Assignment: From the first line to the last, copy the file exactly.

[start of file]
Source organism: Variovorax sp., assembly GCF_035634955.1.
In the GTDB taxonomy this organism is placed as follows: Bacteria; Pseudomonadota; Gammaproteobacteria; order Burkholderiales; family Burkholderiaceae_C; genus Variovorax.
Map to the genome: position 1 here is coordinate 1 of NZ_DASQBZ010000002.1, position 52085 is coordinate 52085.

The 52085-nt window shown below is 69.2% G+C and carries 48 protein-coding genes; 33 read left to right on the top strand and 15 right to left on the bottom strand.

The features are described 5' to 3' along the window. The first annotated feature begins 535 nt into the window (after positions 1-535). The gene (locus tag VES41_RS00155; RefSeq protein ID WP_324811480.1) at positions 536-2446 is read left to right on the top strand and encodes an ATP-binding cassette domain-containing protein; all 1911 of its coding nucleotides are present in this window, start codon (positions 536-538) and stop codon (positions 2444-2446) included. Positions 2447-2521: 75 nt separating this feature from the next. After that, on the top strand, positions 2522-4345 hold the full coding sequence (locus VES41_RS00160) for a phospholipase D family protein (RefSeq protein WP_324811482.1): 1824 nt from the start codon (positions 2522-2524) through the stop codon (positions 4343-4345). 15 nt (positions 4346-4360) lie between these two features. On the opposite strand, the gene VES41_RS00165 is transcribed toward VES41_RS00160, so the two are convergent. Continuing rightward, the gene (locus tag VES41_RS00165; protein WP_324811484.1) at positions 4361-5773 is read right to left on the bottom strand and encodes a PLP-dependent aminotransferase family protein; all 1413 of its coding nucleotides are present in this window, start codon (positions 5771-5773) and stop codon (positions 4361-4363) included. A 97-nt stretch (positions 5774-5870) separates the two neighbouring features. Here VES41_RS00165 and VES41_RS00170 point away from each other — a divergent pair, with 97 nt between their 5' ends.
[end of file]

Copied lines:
Source organism: Variovorax sp., assembly GCF_035634955.1.
In the GTDB taxonomy this organism is placed as follows: Bacteria; Pseudomonadota; Gammaproteobacteria; order Burkholderiales; family Burkholderiaceae_C; genus Variovorax.
Map to the genome: position 1 here is coordinate 1 of NZ_DASQBZ010000002.1, position 52085 is coordinate 52085.

The 52085-nt window shown below is 69.2% G+C and carries 48 protein-coding genes; 33 read left to right on the top strand and 15 right to left on the bottom strand.

The features are described 5' to 3' along the window. The first annotated feature begins 535 nt into the window (after positions 1-535). The gene (locus tag VES41_RS00155; RefSeq protein ID WP_324811480.1) at positions 536-2446 is read left to right on the top strand and encodes an ATP-binding cassette domain-containing protein; all 1911 of its coding nucleotides are present in this window, start codon (positions 536-538) and stop codon (positions 2444-2446) included. Positions 2447-2521: 75 nt separating this feature from the next. After that, on the top strand, positions 2522-4345 hold the full coding sequence (locus VES41_RS00160) for a phospholipase D family protein (RefSeq protein WP_324811482.1): 1824 nt from the start codon (positions 2522-2524) through the stop codon (positions 4343-4345). 15 nt (positions 4346-4360) lie between these two features. On the opposite strand, the gene VES41_RS00165 is transcribed toward VES41_RS00160, so the two are convergent. Continuing rightward, the gene (locus tag VES41_RS00165; protein WP_324811484.1) at positions 4361-5773 is read right to left on the bottom strand and encodes a PLP-dependent aminotransferase family protein; all 1413 of its coding nucleotides are present in this window, start codon (positions 5771-5773) and stop codon (positions 4361-4363) included. A 97-nt stretch (positions 5774-5870) separates the two neighbouring features. Here VES41_RS00165 and VES41_RS00170 point away from each other — a divergent pair, with 97 nt between their 5' ends.